The Story of the Spiking Threshold

The study of the spiking threshold has a long and interesting history, so I have decided to go into a little bit more detail. Apologies beforehand for the formulas and being somewhat nerdy!

The idea that the neuron works like a slowly charging (integrating) capacitor which generates a spike when a threshold is reached—the integrate-and-fire model—is more than 100 years old. It was first proposed by Louis Lapicque (Fig. Louis Lapicque) in 1907 (Recherches quantitatives sur l’excitation électrique des nerfs traitée comme une polarisation, J. Physiol. Pathol. Gen. 9:620–635; 1907).

Fig. Louis Lapicque and his lab. His wife Marcelle Lapicque visible in the lab was a proficient neuroscientist in her own right. (Left photo and right photo by anonymous, both in public domain).

The precise character of the threshold has been a matter of discussion in the research literature ever since. In his seminal book Biophysics of Computation (Oxford University press, 1999), Koch reaches the conclusion that the threshold should be in terms of voltage or current rather than charge (p. 394):

We conclude that in any cell with a substantial dendritic tree, the occurrence of an action potential is not caused by the charge at the spike initiating zone exceeding some fixed threshold value.

On the other hand, Gerstner, Kistler, Naud and Paninski in their treatise Neuronal Dynamics (MIT Press, 2011) state the following (p. 82):

Despite the fact that [Hodgkin-Huxley] neuronal action potential firing is often treated as a threshold-like behavior, such a threshold is not well defined mathematically. […] We conclude that, for short current pulses, it is not the amplitude of the current that sets the effective firing threshold, but rather the integral of the current pulse or the charge.

Hille’s landmark textbook Ion Channels of Excitable Membranes (Sinauer Associates, 2001) says (p. 59):

[…] For all practical purposes, a healthy axon does show a sharp threshold for firing an action potential.

How can we reconcile these authoritative but seemingly contradictive statements?

Naundorf, Wolf and Volgushev (Unique Features of Action Potential Initiation in Cortical Neurons, Nature, 2006) observed that the sharp “kink” at the onset of the spike observed for biological neurons is inconsistent with the equations of the Hodgkin-Huxley (HH) model. Later, I found by simulation that this problem can be solved by defining the spike initialization zone as a separate compartment (therefore going beyond the HH model, which is single-compartment), but I also discovered that this solution had already been found and published in a reply to Naundorf et al. by Brette (Sharpness of Spike Initiation in Neurons Explained by Compartmentalization, PLoS Comput. Biol., 2013), who should be credited as the person who finally solved the problem.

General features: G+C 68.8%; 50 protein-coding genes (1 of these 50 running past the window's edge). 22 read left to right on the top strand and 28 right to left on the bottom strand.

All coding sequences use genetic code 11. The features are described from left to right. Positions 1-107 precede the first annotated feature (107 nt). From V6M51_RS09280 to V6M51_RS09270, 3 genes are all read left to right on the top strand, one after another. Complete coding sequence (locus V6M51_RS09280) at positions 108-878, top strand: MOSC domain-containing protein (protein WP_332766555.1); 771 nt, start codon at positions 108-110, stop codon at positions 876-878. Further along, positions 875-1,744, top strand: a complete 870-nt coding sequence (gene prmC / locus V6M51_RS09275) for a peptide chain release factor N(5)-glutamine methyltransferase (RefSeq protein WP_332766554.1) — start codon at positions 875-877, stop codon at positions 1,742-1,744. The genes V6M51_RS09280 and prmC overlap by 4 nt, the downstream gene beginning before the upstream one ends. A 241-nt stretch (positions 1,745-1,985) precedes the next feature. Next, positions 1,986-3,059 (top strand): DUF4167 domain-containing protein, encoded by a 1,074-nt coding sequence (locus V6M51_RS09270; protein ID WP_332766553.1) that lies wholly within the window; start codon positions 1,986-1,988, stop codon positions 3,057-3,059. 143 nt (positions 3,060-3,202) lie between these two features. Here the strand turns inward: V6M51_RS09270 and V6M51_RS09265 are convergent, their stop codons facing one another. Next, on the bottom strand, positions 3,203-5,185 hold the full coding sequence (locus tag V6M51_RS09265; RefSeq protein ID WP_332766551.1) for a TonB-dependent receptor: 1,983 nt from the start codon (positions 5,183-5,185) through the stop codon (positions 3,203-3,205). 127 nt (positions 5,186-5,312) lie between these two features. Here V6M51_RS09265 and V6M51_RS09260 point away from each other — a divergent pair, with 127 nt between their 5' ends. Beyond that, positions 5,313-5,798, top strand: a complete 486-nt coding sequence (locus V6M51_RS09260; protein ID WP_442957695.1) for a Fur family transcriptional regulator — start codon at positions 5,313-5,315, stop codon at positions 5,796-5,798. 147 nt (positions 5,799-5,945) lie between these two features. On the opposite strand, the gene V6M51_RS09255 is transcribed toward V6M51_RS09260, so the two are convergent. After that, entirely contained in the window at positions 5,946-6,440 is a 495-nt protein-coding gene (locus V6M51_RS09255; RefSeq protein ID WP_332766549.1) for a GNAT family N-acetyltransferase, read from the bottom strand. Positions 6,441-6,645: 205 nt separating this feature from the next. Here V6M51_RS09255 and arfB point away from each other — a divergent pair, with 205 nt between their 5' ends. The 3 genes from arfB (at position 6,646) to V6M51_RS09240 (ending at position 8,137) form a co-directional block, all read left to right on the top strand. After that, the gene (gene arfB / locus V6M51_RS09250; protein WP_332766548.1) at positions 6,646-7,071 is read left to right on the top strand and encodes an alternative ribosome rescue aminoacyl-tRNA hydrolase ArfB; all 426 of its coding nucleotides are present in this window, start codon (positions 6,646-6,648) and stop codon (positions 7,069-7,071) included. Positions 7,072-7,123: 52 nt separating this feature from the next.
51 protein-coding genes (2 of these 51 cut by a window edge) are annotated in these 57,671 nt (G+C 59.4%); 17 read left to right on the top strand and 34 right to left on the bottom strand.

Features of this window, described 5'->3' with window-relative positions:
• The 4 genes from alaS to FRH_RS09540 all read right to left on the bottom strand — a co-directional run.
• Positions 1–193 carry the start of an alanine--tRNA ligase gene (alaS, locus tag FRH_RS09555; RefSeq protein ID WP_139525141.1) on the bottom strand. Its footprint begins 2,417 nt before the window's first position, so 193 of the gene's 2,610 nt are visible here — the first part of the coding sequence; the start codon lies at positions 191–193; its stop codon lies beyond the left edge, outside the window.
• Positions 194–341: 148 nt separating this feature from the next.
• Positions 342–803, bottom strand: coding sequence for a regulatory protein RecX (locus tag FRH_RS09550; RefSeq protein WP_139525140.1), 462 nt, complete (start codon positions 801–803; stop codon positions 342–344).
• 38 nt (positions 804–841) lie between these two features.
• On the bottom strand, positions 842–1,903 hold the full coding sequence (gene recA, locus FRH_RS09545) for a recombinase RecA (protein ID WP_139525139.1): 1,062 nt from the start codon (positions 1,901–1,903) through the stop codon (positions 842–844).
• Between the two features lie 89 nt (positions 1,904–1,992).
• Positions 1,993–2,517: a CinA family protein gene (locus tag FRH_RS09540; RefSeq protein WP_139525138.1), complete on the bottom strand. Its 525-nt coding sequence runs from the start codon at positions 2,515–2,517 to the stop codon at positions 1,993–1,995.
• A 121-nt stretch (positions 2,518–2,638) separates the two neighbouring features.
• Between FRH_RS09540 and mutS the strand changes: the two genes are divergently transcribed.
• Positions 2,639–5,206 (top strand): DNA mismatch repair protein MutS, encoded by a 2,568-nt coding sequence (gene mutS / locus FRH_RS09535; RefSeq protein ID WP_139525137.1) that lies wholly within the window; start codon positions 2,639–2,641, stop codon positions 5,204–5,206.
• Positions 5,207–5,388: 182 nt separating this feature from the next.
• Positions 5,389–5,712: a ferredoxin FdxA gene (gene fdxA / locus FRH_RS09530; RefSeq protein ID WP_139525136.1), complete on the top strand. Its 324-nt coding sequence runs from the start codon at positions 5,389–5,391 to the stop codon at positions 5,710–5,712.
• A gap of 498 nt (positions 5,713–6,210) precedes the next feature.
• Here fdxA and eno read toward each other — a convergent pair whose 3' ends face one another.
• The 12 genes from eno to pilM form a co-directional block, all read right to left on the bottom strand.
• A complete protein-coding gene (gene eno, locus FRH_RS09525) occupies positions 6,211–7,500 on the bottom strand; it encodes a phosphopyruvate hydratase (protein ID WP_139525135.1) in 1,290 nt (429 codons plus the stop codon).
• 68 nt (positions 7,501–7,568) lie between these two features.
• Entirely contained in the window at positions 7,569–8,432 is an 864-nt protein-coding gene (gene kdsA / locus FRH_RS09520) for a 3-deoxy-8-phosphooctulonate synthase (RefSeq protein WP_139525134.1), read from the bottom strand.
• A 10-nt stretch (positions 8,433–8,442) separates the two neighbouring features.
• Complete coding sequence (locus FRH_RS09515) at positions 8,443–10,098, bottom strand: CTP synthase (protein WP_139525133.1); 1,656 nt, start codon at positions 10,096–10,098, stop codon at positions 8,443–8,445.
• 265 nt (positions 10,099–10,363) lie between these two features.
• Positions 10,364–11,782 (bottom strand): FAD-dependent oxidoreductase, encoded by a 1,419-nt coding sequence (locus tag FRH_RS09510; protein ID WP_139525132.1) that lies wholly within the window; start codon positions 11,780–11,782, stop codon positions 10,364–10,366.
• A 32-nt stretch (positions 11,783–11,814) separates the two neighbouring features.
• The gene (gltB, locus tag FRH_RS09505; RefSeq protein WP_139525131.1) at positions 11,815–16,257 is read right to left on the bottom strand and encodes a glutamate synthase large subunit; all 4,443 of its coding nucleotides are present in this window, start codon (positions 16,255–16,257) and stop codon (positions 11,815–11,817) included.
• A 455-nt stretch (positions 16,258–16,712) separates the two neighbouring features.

Here is how I like to describe what happens, using the notation in Fig. The AIS compartment.

Fig. The AIS compartment defines the spiking threshold.

The Na channels in the AIS compartment allow current to pass through depending on the local potential \(V_a\) (Hille 2001, id.):

\[I_{\mathrm{Na}} = I_{\mathrm{Na}_0} ~e^{\alpha V_a} .\]

Here, \(I_{\mathrm{Na}_0} < 0\). You can think of these channels as FET transistors, if you are familiar with these. In fact, one can appropriately say that an Na channel is a kind of FET transistor.

A DC-analysis of the circuit in Fig. The AIS compartment shows that, by Kirchoff’s laws,

\[\frac{V_p - V_a}{R_{pa}} = \frac{V_a}{R_a} + I_{\mathrm{Na}_0} ~e^{\alpha V_a} ,\]


\[V_p = V_a \left(1 + \frac{R_{pa}}{R_a}\right) + R_{pa} I_{\mathrm{Na}_0} ~e^{\alpha V_a} .\]

Plotting \(V_p\) as a function of \(V_a\) produces a graph like the one in Fig. Threshold graph.

Fig. Threshold graph.

Given \(V_p\) up to a maximal value, there is at least one solution \(V_a\). However, when \(V_p\) is larger than that value, there is no solution, and \(V_a\) will rise indefinitely. The maximal value of \(V_p\) for which there is a solution is the threshold potential \(V_{th}\). Clearly, this happens when \(dV_p/dV_a = 0\), or

\[\left(1 + \frac{R_{pa}}{R_a}\right) + R_{pa} I_{\mathrm{Na}_0} \alpha ~e^{\alpha V_a} = 0 .\]

Solving this equation for \(V_a\) gives

\[V_a = \frac 1{\alpha}\ln \left(-\frac{R_{pa}+{R_a}}{R_{pa}R_aI_{\mathrm{Na}_0}\alpha} \right)\]


\begin{align} V_{th} &= \left(V_a - \frac 1{\alpha} \right) \left(1 + \frac{R_{pa}}{R_a}\right) \\ &= \frac 1{\alpha} \left(1 + \frac{R_{pa}}{R_a}\right) \ln \left(-\frac{R_{pa}+{R_a}}{R_{pa}R_aI_{\mathrm{Na}_0} \alpha e}\right). \end{align}

Now, turning to AC-analysis, we note that because the membrane area of the AIS compartment is small, \(C_a\) is small, and \(V_a\) will rise very quickly when \(V_p > V_{th}\). The neuron will show precisely the behaviour reported by Naundorf et al.

For additional material on this topic, please see Brette’s review in PLoS Computational Biology and his blog entries [1, 2, 3, 4].

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